A break from the tweets and texts

New commercial life is sprouting in Copnor Road

VERITY LUSH: Green shoots of recovery sprouting in northern Portsmouth

Have your say

Have you noticed that wherever you go now, you see people looking down in the direction of a hand clutching their mobile phone?

I was having lunch in a restaurant recently and glanced across to the table next to me where a couple, instead of being deep in conversation while enjoying the tasty food in front of them, were both each tapping away in silence on their mobile phones.

Not too long ago when driving, I had to hit my brakes pretty sharpish when a man decided tweeting or texting was more important than looking out for cars when crossing the road.

Next time you walk or drive past a bus stop, take a look at what the people are doing while waiting for their transport to arrive.

They won’t be looking in the direction of the oncoming traffic. Instead they’ll be looking down at their mobile phones.

I wonder how many buses have been missed because of this? The thing is, I’m guilty of checking my phone more than I should and if I was waiting for that bus, I’d probably be scrolling down my Twitter timeline or checking my e-mails to pass the time until I glanced up and saw my bus approaching.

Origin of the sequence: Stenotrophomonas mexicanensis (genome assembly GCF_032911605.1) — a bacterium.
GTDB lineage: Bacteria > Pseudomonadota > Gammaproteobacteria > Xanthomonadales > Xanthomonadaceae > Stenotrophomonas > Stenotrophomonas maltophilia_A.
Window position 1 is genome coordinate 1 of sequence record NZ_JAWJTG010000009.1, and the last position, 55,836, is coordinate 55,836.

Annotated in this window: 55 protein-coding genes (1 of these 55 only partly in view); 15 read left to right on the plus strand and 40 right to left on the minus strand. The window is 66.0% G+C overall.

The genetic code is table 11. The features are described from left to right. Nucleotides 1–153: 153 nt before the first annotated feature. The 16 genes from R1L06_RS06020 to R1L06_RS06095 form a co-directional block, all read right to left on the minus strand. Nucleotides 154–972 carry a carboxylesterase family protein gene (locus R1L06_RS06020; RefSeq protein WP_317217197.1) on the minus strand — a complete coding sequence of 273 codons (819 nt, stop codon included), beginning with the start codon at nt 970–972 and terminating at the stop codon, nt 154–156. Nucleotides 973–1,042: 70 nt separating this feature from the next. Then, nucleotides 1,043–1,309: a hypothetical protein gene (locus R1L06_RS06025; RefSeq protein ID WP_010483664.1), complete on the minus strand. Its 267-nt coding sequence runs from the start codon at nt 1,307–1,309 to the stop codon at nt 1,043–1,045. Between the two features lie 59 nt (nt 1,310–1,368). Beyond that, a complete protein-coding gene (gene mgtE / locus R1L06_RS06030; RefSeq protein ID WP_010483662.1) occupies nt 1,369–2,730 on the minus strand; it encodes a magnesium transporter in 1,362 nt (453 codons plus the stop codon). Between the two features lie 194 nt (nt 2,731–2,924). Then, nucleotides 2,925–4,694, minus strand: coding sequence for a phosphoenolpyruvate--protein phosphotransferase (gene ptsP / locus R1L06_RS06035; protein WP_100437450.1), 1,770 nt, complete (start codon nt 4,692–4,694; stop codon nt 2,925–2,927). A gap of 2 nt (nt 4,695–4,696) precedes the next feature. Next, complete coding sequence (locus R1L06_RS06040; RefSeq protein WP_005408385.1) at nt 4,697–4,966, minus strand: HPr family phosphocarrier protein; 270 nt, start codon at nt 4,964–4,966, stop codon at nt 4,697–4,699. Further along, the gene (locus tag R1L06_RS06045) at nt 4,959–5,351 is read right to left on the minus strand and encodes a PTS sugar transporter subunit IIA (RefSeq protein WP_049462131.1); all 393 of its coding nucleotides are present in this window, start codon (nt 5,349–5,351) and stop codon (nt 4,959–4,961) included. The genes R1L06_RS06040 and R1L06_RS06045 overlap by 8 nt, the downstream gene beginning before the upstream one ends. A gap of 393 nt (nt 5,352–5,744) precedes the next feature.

I hate to say it, but once I’d paid my fare and found a spare seat on that bus, I’d probably get my phone back out of my pocket and continue what I was doing on it until I reached my destination.

I was recently chatting to a friend about this very subject. He has two children and has now banned mobile phones during family time.

He said that on a Sunday, when they would all sit down to watch a film together, 20 minutes in he would look over and realise he was the only one engrossed in the storyline as his children had lost interest and were instead tapping away on their mobile phones.

So now, before a film starts, all mobile phones are turned off and put out of the room, taking away the distraction.

The same rule applies before the family sit down at the dinner table. My daughters are aged just two and four, so obviously do not have their own phones, but I do allow them to play some educational games on mine for a limited time.

But right now, they don’t know what Facebook or Twitter is and I hope it’s a long time before they do. But I know at some point, as their friends are introduced to modern technology and social media, they will want to be.

When that time comes, some new rules will have to be introduced and of course daddy will have to lead by example.

To get a head start, I’ll begin now and might from time to time press that button on my phone that never gets used – the off button.